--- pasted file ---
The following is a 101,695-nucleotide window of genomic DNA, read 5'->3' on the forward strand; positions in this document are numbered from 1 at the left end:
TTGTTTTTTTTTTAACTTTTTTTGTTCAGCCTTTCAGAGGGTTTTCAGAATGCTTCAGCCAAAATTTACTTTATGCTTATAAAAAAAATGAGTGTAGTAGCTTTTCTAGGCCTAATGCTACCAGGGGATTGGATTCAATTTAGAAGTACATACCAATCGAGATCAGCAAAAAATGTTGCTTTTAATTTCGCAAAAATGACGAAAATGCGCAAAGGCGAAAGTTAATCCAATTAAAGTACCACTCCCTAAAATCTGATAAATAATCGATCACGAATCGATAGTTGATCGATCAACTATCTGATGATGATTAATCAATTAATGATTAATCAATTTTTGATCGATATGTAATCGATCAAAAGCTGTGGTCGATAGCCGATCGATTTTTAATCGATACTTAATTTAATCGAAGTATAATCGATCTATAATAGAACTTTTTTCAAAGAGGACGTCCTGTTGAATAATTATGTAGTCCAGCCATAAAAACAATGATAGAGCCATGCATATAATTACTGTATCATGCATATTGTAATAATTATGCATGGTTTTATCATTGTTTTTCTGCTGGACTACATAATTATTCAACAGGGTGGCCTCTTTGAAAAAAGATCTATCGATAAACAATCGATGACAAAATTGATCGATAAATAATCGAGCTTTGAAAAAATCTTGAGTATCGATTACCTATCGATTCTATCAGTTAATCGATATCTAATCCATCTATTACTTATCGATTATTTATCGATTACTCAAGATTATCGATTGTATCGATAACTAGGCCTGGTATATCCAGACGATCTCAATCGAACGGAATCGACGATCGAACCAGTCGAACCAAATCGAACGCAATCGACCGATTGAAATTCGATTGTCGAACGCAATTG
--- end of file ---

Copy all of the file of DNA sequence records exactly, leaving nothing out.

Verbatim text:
The following is a 101,695-nucleotide window of genomic DNA, read 5'->3' on the forward strand; positions in this document are numbered from 1 at the left end:
TTGTTTTTTTTTTAACTTTTTTTGTTCAGCCTTTCAGAGGGTTTTCAGAATGCTTCAGCCAAAATTTACTTTATGCTTATAAAAAAAATGAGTGTAGTAGCTTTTCTAGGCCTAATGCTACCAGGGGATTGGATTCAATTTAGAAGTACATACCAATCGAGATCAGCAAAAAATGTTGCTTTTAATTTCGCAAAAATGACGAAAATGCGCAAAGGCGAAAGTTAATCCAATTAAAGTACCACTCCCTAAAATCTGATAAATAATCGATCACGAATCGATAGTTGATCGATCAACTATCTGATGATGATTAATCAATTAATGATTAATCAATTTTTGATCGATATGTAATCGATCAAAAGCTGTGGTCGATAGCCGATCGATTTTTAATCGATACTTAATTTAATCGAAGTATAATCGATCTATAATAGAACTTTTTTCAAAGAGGACGTCCTGTTGAATAATTATGTAGTCCAGCCATAAAAACAATGATAGAGCCATGCATATAATTACTGTATCATGCATATTGTAATAATTATGCATGGTTTTATCATTGTTTTTCTGCTGGACTACATAATTATTCAACAGGGTGGCCTCTTTGAAAAAAGATCTATCGATAAACAATCGATGACAAAATTGATCGATAAATAATCGAGCTTTGAAAAAATCTTGAGTATCGATTACCTATCGATTCTATCAGTTAATCGATATCTAATCCATCTATTACTTATCGATTATTTATCGATTACTCAAGATTATCGATTGTATCGATAACTAGGCCTGGTATATCCAGACGATCTCAATCGAACGGAATCGACGATCGAACCAGTCGAACCAAATCGAACGCAATCGACCGATTGAAATTCGATTGTCGAACGCAATTG